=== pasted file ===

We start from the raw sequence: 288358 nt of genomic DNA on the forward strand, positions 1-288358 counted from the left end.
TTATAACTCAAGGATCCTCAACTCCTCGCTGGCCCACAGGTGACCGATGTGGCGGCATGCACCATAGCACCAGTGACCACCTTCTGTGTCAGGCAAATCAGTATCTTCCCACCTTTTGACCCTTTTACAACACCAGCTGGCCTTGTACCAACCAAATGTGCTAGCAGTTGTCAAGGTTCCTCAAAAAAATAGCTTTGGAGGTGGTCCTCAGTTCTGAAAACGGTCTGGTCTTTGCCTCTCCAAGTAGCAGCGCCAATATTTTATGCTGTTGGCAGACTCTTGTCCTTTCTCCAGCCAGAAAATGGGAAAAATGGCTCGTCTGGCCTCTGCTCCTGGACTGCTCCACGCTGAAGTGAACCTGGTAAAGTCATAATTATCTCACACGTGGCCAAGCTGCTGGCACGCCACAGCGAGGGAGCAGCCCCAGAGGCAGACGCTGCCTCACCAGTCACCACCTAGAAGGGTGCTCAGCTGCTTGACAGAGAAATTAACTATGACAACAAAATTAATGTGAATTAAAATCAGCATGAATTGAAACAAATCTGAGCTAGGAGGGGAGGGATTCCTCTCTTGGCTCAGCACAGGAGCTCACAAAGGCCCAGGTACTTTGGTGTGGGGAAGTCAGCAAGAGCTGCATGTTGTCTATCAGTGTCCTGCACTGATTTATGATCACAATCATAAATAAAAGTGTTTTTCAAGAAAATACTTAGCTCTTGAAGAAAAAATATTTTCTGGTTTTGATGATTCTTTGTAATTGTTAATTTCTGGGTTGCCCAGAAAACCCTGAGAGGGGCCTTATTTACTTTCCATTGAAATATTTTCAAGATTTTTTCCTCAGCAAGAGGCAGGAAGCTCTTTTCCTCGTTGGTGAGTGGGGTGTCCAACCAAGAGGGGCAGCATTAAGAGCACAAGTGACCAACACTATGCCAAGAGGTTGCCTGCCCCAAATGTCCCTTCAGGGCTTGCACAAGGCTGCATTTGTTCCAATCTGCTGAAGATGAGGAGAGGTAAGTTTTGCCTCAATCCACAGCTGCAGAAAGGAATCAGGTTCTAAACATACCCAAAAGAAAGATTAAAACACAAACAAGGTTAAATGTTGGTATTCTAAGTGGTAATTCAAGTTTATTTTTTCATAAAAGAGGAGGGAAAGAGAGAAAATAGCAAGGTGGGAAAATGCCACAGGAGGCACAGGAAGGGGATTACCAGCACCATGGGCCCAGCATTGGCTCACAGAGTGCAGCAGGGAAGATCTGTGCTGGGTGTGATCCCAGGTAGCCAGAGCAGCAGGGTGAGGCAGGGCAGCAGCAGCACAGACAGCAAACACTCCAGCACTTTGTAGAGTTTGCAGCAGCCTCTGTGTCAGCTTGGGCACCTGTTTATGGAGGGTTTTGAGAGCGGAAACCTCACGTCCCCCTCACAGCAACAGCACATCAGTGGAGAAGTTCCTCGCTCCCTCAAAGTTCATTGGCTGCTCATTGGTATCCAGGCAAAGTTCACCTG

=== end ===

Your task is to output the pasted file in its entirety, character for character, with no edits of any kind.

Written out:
We start from the raw sequence: 288358 nt of genomic DNA on the forward strand, positions 1-288358 counted from the left end.
TTATAACTCAAGGATCCTCAACTCCTCGCTGGCCCACAGGTGACCGATGTGGCGGCATGCACCATAGCACCAGTGACCACCTTCTGTGTCAGGCAAATCAGTATCTTCCCACCTTTTGACCCTTTTACAACACCAGCTGGCCTTGTACCAACCAAATGTGCTAGCAGTTGTCAAGGTTCCTCAAAAAAATAGCTTTGGAGGTGGTCCTCAGTTCTGAAAACGGTCTGGTCTTTGCCTCTCCAAGTAGCAGCGCCAATATTTTATGCTGTTGGCAGACTCTTGTCCTTTCTCCAGCCAGAAAATGGGAAAAATGGCTCGTCTGGCCTCTGCTCCTGGACTGCTCCACGCTGAAGTGAACCTGGTAAAGTCATAATTATCTCACACGTGGCCAAGCTGCTGGCACGCCACAGCGAGGGAGCAGCCCCAGAGGCAGACGCTGCCTCACCAGTCACCACCTAGAAGGGTGCTCAGCTGCTTGACAGAGAAATTAACTATGACAACAAAATTAATGTGAATTAAAATCAGCATGAATTGAAACAAATCTGAGCTAGGAGGGGAGGGATTCCTCTCTTGGCTCAGCACAGGAGCTCACAAAGGCCCAGGTACTTTGGTGTGGGGAAGTCAGCAAGAGCTGCATGTTGTCTATCAGTGTCCTGCACTGATTTATGATCACAATCATAAATAAAAGTGTTTTTCAAGAAAATACTTAGCTCTTGAAGAAAAAATATTTTCTGGTTTTGATGATTCTTTGTAATTGTTAATTTCTGGGTTGCCCAGAAAACCCTGAGAGGGGCCTTATTTACTTTCCATTGAAATATTTTCAAGATTTTTTCCTCAGCAAGAGGCAGGAAGCTCTTTTCCTCGTTGGTGAGTGGGGTGTCCAACCAAGAGGGGCAGCATTAAGAGCACAAGTGACCAACACTATGCCAAGAGGTTGCCTGCCCCAAATGTCCCTTCAGGGCTTGCACAAGGCTGCATTTGTTCCAATCTGCTGAAGATGAGGAGAGGTAAGTTTTGCCTCAATCCACAGCTGCAGAAAGGAATCAGGTTCTAAACATACCCAAAAGAAAGATTAAAACACAAACAAGGTTAAATGTTGGTATTCTAAGTGGTAATTCAAGTTTATTTTTTCATAAAAGAGGAGGGAAAGAGAGAAAATAGCAAGGTGGGAAAATGCCACAGGAGGCACAGGAAGGGGATTACCAGCACCATGGGCCCAGCATTGGCTCACAGAGTGCAGCAGGGAAGATCTGTGCTGGGTGTGATCCCAGGTAGCCAGAGCAGCAGGGTGAGGCAGGGCAGCAGCAGCACAGACAGCAAACACTCCAGCACTTTGTAGAGTTTGCAGCAGCCTCTGTGTCAGCTTGGGCACCTGTTTATGGAGGGTTTTGAGAGCGGAAACCTCACGTCCCCCTCACAGCAACAGCACATCAGTGGAGAAGTTCCTCGCTCCCTCAAAGTTCATTGGCTGCTCATTGGTATCCAGGCAAAGTTCACCTG